• Kyle Cooper Shrivastava

From Toleration to Patience


We tend to assume that having patience means "having a high tolerance for waiting". Those of us who are patient can wait for long periods of time without becoming anxious or unsettled.


This is only a partial understanding. Patience as tolerance, only takes into account the most superficial form of waiting - the action of waiting.


When we understand waiting as a state-of-mind characterized by preoccupation with the future rather than an action, we see that patience is not a tolerance for waiting, but rather the practice of being able to allow time to pass, while never slipping into a waiting mindset at all.

The goal shifts from being able to endure waiting to being present enough not to experience excessive distraction.


Consider two men at a doctors office. Each have appointments to receive recent test results, and have been in the reception area for just over half an hour. The first is anxious, but shows no sign of his discomfort. He sits still and upright in his chair, breathing deeply. Invisibly, his teeth are clenched and his mind focused inward. His lips are curled upwards in a slight smile. He feels discomfort, but tolerates it well. Onlookers see him to be a patient man. The second man has been moving around and adjusting his posture intermittently while sketching comics on a small notebook. He's stepped out of the waiting room twice to take calls, and occasionally strikes up a friendly conversation with others in the room. He feels no anxiety or discomfort because he's enjoying himself and the time he's spending at the office. Onlookers however, may believe his activity to be a sign of impatience.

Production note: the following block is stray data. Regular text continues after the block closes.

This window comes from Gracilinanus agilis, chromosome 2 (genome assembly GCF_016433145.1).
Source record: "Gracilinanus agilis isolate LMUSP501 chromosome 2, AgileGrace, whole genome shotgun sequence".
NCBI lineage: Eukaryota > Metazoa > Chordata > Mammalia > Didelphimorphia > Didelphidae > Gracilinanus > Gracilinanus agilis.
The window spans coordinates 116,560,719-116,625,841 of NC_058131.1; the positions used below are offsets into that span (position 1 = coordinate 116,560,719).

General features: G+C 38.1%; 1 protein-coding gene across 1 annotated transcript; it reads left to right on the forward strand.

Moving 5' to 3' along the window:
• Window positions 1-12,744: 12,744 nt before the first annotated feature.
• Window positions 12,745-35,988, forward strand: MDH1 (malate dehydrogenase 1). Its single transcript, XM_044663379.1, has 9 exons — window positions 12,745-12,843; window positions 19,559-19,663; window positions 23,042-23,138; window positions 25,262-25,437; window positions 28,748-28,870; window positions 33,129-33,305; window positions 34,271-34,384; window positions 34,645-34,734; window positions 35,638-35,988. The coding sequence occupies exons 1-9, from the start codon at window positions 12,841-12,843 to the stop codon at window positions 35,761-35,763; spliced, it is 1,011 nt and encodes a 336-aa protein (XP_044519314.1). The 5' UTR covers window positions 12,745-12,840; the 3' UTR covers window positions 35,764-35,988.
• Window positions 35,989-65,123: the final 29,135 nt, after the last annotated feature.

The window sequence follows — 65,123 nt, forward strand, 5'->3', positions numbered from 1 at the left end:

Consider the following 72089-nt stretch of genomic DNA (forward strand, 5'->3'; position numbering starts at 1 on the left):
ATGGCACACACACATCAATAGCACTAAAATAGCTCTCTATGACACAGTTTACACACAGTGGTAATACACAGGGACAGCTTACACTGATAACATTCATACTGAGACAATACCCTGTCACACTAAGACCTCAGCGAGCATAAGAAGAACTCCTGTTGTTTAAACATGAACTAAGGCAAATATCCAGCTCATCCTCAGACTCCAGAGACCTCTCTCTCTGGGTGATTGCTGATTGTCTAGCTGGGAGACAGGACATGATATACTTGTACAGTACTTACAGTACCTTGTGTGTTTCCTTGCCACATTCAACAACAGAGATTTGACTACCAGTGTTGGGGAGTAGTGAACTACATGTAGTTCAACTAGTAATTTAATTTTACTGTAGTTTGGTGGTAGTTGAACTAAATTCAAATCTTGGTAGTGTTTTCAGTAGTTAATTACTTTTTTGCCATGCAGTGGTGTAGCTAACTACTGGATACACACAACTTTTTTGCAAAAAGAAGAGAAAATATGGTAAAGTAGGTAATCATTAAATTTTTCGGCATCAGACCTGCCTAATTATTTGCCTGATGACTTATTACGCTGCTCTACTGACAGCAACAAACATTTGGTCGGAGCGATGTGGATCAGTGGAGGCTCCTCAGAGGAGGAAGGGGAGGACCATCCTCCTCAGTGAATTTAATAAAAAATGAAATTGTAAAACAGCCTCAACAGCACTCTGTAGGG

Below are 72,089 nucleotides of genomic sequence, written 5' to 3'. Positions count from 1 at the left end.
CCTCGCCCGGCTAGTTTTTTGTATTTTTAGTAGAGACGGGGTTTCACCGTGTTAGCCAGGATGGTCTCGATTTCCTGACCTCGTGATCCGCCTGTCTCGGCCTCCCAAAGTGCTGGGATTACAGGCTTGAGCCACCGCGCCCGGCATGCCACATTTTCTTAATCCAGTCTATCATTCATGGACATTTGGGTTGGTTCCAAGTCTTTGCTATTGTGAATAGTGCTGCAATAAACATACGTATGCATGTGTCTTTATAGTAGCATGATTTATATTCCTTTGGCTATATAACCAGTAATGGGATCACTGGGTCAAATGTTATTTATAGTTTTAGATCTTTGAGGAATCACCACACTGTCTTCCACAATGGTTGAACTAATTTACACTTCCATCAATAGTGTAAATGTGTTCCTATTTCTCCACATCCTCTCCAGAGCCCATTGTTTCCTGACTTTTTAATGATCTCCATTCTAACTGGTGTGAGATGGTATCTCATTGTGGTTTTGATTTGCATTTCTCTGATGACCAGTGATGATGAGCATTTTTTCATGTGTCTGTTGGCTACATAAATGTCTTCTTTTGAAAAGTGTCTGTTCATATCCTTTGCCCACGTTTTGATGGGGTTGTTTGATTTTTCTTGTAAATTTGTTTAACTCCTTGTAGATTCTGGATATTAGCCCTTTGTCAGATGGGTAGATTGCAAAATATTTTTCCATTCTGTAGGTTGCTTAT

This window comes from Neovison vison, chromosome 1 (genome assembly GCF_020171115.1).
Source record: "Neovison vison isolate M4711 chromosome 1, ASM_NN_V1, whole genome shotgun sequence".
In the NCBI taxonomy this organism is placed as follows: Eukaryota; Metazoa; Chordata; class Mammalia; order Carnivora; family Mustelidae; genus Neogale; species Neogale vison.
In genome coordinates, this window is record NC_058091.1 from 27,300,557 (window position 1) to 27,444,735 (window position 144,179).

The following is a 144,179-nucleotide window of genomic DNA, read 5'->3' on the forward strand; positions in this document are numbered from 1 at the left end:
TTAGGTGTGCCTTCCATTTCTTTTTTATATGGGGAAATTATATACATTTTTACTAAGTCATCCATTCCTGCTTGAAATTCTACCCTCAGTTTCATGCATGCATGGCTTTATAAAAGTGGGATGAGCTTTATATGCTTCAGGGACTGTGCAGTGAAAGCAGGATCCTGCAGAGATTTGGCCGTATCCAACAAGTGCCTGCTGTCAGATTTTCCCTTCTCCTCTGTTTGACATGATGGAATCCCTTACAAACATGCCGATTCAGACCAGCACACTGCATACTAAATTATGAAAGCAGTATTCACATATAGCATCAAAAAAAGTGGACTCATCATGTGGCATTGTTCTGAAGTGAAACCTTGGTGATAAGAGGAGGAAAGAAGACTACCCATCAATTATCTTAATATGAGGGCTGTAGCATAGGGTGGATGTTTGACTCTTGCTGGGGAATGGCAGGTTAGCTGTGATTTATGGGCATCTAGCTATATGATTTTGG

So which of these men was truly patient?

  1. The first was tolerating the discomfort created by a fixation on the future test results. This could be considered the first level of patience.

  2. However, the second was present enough to not to fixate on the future results, allowing him to enjoy his time in the waiting room. This next level of patience entailed not needing to tolerate discomfort at all.

In this way, the second man was far more patient.

Impatience is as much an effect of waiting as it is a cause. We experience waiting (fixating on the future) because we’re impatient (frustrated with the present) and are impatient (frustrated with the present) because we wait (fixate on the future). As we live fully in each moment, we lessen our longing for future moments, accepting and appreciating the natural passing of time.


So the more patient we become, the more present we become and the less we wait.



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